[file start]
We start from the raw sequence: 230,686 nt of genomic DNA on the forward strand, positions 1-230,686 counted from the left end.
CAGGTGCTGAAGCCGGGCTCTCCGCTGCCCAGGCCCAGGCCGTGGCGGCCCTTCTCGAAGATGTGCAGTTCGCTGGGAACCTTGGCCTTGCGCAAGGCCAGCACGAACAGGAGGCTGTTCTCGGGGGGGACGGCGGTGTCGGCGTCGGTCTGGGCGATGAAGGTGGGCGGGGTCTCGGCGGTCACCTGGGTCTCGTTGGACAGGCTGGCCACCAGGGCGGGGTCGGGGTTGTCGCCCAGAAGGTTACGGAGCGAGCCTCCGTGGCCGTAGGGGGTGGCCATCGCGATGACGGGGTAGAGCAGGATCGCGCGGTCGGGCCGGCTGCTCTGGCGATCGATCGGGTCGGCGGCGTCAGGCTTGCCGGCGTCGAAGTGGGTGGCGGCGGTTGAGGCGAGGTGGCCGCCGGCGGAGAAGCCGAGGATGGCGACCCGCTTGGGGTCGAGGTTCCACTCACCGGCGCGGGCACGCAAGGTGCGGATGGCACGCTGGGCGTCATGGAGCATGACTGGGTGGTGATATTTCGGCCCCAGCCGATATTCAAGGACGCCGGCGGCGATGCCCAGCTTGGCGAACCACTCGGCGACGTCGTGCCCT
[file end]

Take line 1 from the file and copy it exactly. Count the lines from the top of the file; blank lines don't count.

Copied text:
We start from the raw sequence: 230,686 nt of genomic DNA on the forward strand, positions 1-230,686 counted from the left end.